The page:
Hearts & Other Dead Things
Jeremy wants Maggie back. Rosa hates Simon. Adam can’t get laid. Graham hates cats. Maisie brings her new boyfriend home to meet Mom and Dad. Yuki wants revenge. Jake really should get over his dead girlfriend. Bradley gets offered a donkey. Doris should know better. And Peter calls a number, hoping for a good time.
A handpicked collection of sad, mad, bad stories and poems from the realms of romance, sardonic or macabre, alive with cautionary tales and comic turns, to make you glad you’re single – or wish you were.
compiled by Angelika Rust / Cake & Quill
edited by Catherine Lenderi
cover design by Tabatha Stirling
All proceeds will go to HOME, a charity in Singapore which works for the rights of migrant and domestic workers, and against sex trafficking.
“A ragged, thin Myanmar girl gripped my hand through the fence and sobbed repeatedly, ‘chei-zu tin-bar-te’ (thank you). I had done nothing for her except to say hello and smile. This was my emotional introduction to the dark hypocrisy that seeps into every fibre of Singapore.
The hourly abuse and modern day slavery that exist all over the city-state is almost incomprehensible. Most people ignore it. Over time the pampered living seems to blinker our eyes to the huge divide between helper and employer. Perfectly nice Western families forget their maid’s birthday, or exclaim that their helper hasn’t seen their children for 2 years. But don’t offer to pay for them to return home.
The dehumanization of certain people, usually women, that I witnessed made me feel that I was living during Apartheid or the Holocaust and I couldn’t understand why nobody else seemed bothered. Could they not see it? Seriously?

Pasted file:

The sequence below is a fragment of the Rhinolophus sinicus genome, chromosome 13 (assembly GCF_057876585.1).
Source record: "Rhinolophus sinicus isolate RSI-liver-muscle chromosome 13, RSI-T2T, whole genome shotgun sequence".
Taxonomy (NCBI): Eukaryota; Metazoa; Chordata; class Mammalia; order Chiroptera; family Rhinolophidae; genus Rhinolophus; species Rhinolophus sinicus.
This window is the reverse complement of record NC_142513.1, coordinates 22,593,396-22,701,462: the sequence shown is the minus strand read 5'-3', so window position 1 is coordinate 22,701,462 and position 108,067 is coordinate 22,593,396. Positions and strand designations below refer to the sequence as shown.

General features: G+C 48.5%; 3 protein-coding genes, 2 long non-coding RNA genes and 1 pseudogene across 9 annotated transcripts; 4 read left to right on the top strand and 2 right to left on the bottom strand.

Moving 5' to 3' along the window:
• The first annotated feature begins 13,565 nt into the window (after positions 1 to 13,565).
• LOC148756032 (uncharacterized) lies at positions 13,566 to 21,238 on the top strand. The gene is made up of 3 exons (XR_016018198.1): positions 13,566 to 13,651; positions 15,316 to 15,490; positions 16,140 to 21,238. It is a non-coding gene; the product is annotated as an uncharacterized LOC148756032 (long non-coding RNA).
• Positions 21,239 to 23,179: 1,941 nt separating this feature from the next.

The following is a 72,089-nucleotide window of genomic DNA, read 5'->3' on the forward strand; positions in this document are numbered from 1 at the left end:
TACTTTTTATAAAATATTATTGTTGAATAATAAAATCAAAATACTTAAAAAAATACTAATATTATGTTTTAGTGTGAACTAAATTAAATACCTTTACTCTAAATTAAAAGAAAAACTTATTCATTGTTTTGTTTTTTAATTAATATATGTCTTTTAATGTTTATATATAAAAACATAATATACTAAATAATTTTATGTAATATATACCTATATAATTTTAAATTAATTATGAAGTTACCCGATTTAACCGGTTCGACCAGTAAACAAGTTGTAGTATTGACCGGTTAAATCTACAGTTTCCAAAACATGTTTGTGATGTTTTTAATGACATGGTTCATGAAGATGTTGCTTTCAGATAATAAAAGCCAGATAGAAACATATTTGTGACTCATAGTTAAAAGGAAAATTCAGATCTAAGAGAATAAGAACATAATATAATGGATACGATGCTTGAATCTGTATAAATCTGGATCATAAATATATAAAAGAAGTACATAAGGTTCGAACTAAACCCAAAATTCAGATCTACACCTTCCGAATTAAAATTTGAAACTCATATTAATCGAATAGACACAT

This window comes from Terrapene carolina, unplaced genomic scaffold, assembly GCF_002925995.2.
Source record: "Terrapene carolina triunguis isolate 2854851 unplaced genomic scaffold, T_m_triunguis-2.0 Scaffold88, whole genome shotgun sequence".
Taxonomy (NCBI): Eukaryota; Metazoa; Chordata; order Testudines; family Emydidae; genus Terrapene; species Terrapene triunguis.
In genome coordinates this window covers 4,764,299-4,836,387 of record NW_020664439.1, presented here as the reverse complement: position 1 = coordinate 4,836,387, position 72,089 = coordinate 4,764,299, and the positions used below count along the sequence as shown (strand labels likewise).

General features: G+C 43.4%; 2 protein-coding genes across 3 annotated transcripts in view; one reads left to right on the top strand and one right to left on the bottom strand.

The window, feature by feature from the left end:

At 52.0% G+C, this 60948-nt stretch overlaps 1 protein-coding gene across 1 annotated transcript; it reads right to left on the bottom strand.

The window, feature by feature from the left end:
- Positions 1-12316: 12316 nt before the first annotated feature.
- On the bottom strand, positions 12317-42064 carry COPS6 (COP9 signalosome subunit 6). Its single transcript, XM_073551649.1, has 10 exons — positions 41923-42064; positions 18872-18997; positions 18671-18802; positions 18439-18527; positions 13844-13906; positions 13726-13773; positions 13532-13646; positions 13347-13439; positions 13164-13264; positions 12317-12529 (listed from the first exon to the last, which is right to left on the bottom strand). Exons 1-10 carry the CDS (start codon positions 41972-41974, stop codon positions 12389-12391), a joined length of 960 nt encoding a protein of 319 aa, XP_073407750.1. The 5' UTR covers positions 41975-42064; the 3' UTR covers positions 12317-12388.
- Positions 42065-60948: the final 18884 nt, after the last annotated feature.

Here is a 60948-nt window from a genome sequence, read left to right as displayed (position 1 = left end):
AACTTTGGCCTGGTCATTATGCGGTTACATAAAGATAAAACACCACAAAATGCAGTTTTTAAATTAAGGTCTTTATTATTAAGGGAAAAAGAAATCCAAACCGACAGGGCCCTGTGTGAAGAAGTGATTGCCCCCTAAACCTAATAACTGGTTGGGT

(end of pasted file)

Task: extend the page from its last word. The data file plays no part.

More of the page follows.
Whether making a maid walk 3 paces behind carrying all the shopping, or denying these vulnerable women any days off for months, or smacking them, or humiliating them, or rationing their food. I helped where I could. Vitamin tablets, hugs, phone calls home, extra food smuggled through the fence, and more hugs. But I had no political voice there at all and protests are illegal, so I decided to write a book. Writing is what I do. It’s my talent. And I thought, just do it. Write it. Get it out there. Tell their stories. Give them some acknowledgement. Something. Anything.
HOME is an extraordinary charity that actively helps these women to take legal action, to escape abusive employers and re-locate if necessary. They advise on contracts and employment. But most of all, they give hope when there is very little left. This is why we have chosen them as the recipient of the proceeds for this book and are proud to do so.”
– Tabatha Stirling, January 2016
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